Easy Ways For Utilities To Spotlight Water Value
By Sara Jerome
The water sector knows it is under-appreciated.
Stakeholders across the industry are concerned that consumers do not grasp the true value of water. Companies from Xylem to Siemens are vocal about the problem, and this year, the American Water Works Association (AWWA) rated it as a major problem facing the water industry.
So what can utilities do about it?
Part of the solution rests on long-term efforts to promote research and shift government policies, but experts say there are also simple ways for utilities to take action right now.
For starters, utilities can make the water bill easier to read.
A guide sponsored by the Environmental Protection Agency (EPA) and the AWWA Research Foundation advised that "the units most commonly used on water bills, 100 cubic feet or 1,000 gallons, are not well understood by many customers."
By presenting simpler units, "it is hoped that customers will gain more perspective on the value of water and the amount they pay for various service levels."
In addition, utilities can make sure that, at the very least, their own employees understand the issue. Every single worker is a potential emissary to the public.
"Field personnel should recognize that every customer interaction is a teachable moment," the guide said. "All levels of the organization, from top down, can and should play a role in the communication process."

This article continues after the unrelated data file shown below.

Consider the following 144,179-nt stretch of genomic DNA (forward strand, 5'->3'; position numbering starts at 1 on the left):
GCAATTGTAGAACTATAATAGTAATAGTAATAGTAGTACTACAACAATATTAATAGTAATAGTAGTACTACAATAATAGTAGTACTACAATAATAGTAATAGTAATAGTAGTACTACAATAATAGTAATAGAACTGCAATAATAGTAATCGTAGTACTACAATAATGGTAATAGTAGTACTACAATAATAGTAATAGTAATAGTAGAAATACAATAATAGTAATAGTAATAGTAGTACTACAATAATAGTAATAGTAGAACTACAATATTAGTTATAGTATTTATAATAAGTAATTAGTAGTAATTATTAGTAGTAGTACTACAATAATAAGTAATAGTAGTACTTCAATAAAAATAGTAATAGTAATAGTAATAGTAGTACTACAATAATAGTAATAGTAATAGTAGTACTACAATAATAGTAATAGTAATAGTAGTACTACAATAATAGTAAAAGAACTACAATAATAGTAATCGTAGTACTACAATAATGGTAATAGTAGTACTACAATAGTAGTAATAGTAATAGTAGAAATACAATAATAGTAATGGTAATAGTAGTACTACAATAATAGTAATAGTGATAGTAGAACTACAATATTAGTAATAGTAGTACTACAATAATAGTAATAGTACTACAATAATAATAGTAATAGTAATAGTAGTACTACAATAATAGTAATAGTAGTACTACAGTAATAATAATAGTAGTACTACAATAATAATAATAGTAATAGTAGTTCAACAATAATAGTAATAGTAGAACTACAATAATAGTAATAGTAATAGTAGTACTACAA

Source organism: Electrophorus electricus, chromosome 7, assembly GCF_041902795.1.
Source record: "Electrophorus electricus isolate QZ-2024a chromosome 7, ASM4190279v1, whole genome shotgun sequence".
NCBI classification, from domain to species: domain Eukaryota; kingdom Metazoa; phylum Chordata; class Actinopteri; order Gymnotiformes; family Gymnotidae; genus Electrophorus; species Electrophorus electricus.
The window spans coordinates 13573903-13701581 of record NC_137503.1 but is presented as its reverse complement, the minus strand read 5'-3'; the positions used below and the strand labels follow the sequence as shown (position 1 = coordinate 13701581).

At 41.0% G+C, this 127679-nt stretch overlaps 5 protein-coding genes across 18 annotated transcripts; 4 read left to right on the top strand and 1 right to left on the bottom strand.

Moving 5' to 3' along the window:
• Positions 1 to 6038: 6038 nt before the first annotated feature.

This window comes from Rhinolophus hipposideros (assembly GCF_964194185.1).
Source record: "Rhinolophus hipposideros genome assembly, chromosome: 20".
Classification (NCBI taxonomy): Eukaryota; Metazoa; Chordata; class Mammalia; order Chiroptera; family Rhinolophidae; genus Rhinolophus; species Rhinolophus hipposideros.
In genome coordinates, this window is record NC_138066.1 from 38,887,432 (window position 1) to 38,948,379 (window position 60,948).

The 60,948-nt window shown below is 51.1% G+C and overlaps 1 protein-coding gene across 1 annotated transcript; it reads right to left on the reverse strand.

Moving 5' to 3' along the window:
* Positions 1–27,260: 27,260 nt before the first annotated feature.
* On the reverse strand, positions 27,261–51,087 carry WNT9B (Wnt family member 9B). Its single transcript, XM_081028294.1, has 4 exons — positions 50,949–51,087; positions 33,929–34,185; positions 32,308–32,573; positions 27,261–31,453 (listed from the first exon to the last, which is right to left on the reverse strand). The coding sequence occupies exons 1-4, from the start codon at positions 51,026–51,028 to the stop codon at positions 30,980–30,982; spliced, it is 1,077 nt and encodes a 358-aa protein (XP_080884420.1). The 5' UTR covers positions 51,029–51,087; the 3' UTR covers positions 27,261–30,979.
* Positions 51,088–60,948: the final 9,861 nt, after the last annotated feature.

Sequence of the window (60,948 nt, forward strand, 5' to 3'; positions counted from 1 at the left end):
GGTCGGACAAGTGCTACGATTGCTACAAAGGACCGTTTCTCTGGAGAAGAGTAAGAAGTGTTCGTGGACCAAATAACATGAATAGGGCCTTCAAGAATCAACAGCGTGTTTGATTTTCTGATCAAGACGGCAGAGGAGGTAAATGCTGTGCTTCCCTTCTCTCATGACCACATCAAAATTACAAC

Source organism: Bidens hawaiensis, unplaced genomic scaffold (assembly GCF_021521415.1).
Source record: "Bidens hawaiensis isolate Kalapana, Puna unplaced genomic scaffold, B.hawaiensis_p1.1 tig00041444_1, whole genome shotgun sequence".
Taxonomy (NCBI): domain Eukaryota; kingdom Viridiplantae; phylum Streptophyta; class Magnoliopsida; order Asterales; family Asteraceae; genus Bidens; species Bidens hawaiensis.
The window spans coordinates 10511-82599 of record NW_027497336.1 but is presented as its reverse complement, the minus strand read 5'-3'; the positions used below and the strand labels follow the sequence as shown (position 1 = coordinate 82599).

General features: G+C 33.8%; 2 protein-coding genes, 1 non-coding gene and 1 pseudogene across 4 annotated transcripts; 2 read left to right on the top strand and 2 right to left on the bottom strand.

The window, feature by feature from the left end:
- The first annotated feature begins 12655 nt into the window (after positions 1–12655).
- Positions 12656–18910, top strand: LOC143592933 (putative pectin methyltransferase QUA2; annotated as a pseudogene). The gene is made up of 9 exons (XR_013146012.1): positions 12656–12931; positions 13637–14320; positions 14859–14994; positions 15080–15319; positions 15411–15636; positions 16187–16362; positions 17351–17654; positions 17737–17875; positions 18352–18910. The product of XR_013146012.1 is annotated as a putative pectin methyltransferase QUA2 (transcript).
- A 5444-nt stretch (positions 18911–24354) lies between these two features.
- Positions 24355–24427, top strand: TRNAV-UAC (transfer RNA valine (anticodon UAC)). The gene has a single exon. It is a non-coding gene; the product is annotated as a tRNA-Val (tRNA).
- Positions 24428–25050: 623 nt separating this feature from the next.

Individual utilities can play a role in raising media awareness in their local area, according to organizers on this issue.
The Water Environment Foundation (WEF) has structured its media campaign on the value of water in a way that makes it easy for individual utilities to join the effort. A "toolkit" of media outreach strategies advises water professionals on how to take action.
For instance, the campaign provides utilities with literature to stuff in consumers' bills that help communicate on this topic.
Water utilities have to give up their role as the "silent utility," according to communications expert Donna Vincent of BlueTech Research.
"They need to be much more than a phantom agency that no one thinks or talks about until a main bursts or there is sensational coverage of a water disaster or security-related issue," she said.
Winning over the public will draw government attention to this issue, Water Online reported earlier this year.
"If the public truly understands and appreciates the value of water and, by extension, the role of the water provider, then they are more likely to support the investment required to adequately fund the repair, expansion, and upkeep of vital water systems," the article said.
The public perception that water is free has considerable negative consequences for utilities. A white paper by American Water published to Water Online investigates this issue.
Check out in-depth coverage of this issue from Water Online here.
Image credit: "Sean Mason," © 2006 Untitled., used under a Creative Commons Attribution license: http://creativecommons.org/licenses/by/2.0/deed.en